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Material properties (thermodynamics)

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Material properties (thermodynamics)

The thermodynamic properties of materials are intensive thermodynamic parameters which are specific to a given material. Each is directly related to a second order differential of a thermodynamic potential. Examples for a simple 1-component system are:

  • Compressibility (or its inverse, the bulk modulus)
  • Isothermal compressibility
  • β T = 1 V ( V P ) T = 1 V 2 G P 2
  • Adiabatic compressibility
  • β S = 1 V ( V P ) S = 1 V 2 H P 2
  • Specific heat (Note - the extensive analog is the heat capacity)
  • Specific heat at constant pressure
  • c P = T N ( S T ) P = T N 2 G T 2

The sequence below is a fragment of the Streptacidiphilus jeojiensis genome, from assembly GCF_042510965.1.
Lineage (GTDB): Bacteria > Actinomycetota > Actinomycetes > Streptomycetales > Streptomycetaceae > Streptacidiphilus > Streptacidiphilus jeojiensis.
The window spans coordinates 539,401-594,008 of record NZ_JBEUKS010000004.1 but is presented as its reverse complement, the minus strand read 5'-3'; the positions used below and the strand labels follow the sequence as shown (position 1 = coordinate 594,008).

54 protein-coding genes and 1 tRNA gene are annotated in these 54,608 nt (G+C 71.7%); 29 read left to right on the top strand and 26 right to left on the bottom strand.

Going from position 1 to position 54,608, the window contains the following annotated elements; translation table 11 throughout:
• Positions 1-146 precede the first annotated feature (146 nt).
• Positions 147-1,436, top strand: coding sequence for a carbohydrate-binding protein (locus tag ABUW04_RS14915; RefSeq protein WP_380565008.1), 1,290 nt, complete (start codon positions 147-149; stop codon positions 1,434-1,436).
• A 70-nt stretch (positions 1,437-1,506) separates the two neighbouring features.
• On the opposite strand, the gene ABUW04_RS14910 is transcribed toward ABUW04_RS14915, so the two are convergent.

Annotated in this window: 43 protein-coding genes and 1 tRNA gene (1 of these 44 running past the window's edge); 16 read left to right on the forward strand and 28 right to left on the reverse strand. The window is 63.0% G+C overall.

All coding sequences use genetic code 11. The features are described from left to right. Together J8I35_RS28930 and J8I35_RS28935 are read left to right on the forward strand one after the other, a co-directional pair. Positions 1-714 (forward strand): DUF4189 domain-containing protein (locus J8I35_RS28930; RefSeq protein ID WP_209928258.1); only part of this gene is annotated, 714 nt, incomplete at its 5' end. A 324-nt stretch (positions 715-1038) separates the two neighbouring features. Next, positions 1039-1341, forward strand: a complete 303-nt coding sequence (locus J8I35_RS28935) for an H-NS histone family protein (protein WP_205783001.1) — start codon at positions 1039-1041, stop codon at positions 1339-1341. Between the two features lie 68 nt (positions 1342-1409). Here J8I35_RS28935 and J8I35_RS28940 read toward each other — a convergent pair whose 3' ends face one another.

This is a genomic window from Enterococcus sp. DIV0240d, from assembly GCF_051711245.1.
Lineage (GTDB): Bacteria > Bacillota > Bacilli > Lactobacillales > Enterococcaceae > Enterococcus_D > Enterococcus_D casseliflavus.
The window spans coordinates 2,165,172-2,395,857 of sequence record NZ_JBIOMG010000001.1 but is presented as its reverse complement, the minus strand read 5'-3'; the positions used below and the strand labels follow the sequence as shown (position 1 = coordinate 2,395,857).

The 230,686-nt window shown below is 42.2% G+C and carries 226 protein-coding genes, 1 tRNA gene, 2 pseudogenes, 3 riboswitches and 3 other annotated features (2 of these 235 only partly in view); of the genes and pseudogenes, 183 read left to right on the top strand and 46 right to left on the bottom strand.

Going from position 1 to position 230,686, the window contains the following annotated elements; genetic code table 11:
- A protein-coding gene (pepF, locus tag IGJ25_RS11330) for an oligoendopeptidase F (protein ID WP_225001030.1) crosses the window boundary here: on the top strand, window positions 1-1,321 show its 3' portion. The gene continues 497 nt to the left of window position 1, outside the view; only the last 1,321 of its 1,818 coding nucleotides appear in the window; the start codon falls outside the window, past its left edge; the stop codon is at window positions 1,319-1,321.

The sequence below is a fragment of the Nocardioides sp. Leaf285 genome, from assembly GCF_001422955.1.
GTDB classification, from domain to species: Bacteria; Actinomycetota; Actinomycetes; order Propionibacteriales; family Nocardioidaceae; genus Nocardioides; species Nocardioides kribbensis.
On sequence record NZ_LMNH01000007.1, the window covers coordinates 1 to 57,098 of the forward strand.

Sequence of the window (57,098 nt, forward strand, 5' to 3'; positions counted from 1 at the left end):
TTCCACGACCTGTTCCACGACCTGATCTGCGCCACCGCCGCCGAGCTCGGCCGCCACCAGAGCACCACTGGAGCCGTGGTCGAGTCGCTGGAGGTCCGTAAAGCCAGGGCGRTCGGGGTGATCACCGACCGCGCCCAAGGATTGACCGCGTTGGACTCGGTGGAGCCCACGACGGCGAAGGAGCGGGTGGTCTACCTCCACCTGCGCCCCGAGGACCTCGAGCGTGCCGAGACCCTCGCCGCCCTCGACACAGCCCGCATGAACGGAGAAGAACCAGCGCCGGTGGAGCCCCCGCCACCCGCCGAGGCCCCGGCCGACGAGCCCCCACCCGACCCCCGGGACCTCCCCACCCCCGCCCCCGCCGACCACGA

• Specific heat at constant volume
  • c V = T N ( S T ) V = T N 2 A T 2
  • Coefficient of thermal expansion
  • where P  is pressure, V  is volume, T  is temperature, S  is entropy, and N  is the number of particles.

    For a single component system, only three second derivatives are needed in order to derive all others, and so only three material properties are needed to derive all others. For a single component system, the "standard" three parameters are the isothermal compressibility β T , the specific heat at constant pressure c P , and the coefficient of thermal expansion α .

    For example, the following equations are true:

    c P = c V + T V α 2 N β T β T = β S + T V α 2 N c P

    The three "standard" properties are in fact the three possible second derivatives of the Gibbs free energy with respect to temperature and pressure.

    References

    Material properties (thermodynamics) Wikipedia


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